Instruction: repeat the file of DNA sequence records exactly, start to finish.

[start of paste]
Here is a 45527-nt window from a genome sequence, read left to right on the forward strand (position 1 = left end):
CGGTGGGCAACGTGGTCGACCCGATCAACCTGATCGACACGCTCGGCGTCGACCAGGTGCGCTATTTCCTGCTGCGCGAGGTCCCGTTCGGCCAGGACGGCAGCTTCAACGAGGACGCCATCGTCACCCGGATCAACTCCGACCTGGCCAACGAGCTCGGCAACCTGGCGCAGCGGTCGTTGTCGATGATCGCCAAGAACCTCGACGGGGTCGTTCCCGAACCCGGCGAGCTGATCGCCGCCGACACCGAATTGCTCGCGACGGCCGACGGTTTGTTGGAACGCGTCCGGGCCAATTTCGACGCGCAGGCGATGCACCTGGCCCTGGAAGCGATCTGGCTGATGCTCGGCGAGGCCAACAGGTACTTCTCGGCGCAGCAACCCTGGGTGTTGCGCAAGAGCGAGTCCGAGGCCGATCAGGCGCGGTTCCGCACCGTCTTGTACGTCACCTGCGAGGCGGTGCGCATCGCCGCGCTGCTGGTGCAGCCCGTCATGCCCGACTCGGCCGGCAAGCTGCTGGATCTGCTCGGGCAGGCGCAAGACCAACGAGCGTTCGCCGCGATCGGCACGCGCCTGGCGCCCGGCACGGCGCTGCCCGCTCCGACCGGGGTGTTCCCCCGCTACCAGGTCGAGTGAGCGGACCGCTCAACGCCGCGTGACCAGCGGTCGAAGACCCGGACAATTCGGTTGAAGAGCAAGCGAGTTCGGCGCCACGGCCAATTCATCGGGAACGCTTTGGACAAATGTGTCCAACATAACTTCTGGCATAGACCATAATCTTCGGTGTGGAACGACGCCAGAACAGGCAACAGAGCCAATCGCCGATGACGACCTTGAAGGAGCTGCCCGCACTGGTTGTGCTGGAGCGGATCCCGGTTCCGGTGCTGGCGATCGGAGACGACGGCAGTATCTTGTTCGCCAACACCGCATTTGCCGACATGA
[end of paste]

Here is a 45527-nt window from a genome sequence, read left to right on the forward strand (position 1 = left end):
CGGTGGGCAACGTGGTCGACCCGATCAACCTGATCGACACGCTCGGCGTCGACCAGGTGCGCTATTTCCTGCTGCGCGAGGTCCCGTTCGGCCAGGACGGCAGCTTCAACGAGGACGCCATCGTCACCCGGATCAACTCCGACCTGGCCAACGAGCTCGGCAACCTGGCGCAGCGGTCGTTGTCGATGATCGCCAAGAACCTCGACGGGGTCGTTCCCGAACCCGGCGAGCTGATCGCCGCCGACACCGAATTGCTCGCGACGGCCGACGGTTTGTTGGAACGCGTCCGGGCCAATTTCGACGCGCAGGCGATGCACCTGGCCCTGGAAGCGATCTGGCTGATGCTCGGCGAGGCCAACAGGTACTTCTCGGCGCAGCAACCCTGGGTGTTGCGCAAGAGCGAGTCCGAGGCCGATCAGGCGCGGTTCCGCACCGTCTTGTACGTCACCTGCGAGGCGGTGCGCATCGCCGCGCTGCTGGTGCAGCCCGTCATGCCCGACTCGGCCGGCAAGCTGCTGGATCTGCTCGGGCAGGCGCAAGACCAACGAGCGTTCGCCGCGATCGGCACGCGCCTGGCGCCCGGCACGGCGCTGCCCGCTCCGACCGGGGTGTTCCCCCGCTACCAGGTCGAGTGAGCGGACCGCTCAACGCCGCGTGACCAGCGGTCGAAGACCCGGACAATTCGGTTGAAGAGCAAGCGAGTTCGGCGCCACGGCCAATTCATCGGGAACGCTTTGGACAAATGTGTCCAACATAACTTCTGGCATAGACCATAATCTTCGGTGTGGAACGACGCCAGAACAGGCAACAGAGCCAATCGCCGATGACGACCTTGAAGGAGCTGCCCGCACTGGTTGTGCTGGAGCGGATCCCGGTTCCGGTGCTGGCGATCGGAGACGACGGCAGTATCTTGTTCGCCAACACCGCATTTGCCGACATGA